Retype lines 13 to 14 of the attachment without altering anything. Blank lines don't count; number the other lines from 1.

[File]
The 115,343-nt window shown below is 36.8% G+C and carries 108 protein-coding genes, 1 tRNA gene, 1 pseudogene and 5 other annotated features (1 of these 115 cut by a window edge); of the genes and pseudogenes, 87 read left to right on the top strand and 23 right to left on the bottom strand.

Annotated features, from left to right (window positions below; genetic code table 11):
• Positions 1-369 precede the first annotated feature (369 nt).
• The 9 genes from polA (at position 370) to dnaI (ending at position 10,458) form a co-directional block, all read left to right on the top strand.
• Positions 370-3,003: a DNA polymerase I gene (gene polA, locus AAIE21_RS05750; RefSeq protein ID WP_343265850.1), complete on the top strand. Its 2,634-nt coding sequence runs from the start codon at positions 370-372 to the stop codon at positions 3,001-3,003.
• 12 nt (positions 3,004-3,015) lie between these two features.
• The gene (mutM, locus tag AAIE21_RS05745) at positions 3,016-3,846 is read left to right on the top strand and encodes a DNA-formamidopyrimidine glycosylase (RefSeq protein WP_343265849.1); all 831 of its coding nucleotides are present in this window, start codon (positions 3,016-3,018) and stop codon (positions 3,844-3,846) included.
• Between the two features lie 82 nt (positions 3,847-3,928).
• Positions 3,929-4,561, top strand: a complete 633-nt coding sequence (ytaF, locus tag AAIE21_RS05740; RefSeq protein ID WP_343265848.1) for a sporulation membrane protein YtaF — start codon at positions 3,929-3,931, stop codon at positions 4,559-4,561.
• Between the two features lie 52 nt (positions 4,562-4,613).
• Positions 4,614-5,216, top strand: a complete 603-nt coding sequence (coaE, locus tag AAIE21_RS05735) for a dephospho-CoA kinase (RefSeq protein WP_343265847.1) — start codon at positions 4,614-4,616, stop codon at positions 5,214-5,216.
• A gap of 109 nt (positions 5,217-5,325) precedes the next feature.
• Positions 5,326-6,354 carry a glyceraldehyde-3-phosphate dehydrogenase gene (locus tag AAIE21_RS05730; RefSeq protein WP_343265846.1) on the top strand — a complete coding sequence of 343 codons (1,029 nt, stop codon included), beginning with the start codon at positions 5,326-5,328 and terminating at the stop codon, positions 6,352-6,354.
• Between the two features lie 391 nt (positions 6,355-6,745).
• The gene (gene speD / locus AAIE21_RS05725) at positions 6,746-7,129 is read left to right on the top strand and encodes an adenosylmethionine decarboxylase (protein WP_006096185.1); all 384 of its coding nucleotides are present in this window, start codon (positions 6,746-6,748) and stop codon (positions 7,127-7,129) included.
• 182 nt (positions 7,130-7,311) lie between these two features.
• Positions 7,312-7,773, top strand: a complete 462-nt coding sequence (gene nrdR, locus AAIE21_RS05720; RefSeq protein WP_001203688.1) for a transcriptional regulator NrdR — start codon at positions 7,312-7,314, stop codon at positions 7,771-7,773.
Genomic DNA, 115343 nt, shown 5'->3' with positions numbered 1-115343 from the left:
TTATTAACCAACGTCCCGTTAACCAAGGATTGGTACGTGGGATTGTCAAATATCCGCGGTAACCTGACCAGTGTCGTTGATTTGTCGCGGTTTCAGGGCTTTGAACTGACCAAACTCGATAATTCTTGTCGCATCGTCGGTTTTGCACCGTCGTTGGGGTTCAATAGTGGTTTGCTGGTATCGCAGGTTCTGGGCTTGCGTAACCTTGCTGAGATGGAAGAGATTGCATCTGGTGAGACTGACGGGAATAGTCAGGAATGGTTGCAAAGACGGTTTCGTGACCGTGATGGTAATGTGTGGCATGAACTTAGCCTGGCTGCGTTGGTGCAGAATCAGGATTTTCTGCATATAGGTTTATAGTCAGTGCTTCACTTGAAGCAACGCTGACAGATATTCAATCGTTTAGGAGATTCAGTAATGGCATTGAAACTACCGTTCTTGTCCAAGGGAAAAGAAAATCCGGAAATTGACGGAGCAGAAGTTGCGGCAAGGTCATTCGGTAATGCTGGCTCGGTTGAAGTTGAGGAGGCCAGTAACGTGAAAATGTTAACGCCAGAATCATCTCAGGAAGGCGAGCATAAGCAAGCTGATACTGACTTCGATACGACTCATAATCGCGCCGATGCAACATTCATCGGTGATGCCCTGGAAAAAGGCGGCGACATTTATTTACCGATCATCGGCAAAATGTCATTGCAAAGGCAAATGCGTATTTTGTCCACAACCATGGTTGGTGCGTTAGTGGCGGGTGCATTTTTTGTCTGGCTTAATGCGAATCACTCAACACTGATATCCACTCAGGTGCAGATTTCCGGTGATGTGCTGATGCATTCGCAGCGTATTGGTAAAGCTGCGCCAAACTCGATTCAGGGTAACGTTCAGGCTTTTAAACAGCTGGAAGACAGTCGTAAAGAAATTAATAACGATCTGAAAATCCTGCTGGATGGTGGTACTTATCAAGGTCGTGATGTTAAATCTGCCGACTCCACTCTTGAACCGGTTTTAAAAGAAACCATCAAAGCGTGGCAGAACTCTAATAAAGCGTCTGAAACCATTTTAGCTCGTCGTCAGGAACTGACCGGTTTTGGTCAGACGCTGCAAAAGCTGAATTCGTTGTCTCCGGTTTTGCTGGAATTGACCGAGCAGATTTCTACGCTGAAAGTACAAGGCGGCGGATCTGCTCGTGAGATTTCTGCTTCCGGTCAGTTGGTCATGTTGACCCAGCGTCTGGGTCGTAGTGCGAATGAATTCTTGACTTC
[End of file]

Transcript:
• Positions 5,326-6,354 carry a glyceraldehyde-3-phosphate dehydrogenase gene (locus tag AAIE21_RS05730; RefSeq protein WP_343265846.1) on the top strand — a complete coding sequence of 343 codons (1,029 nt, stop codon included), beginning with the start codon at positions 5,326-5,328 and terminating at the stop codon, positions 6,352-6,354.
• Between the two features lie 391 nt (positions 6,355-6,745).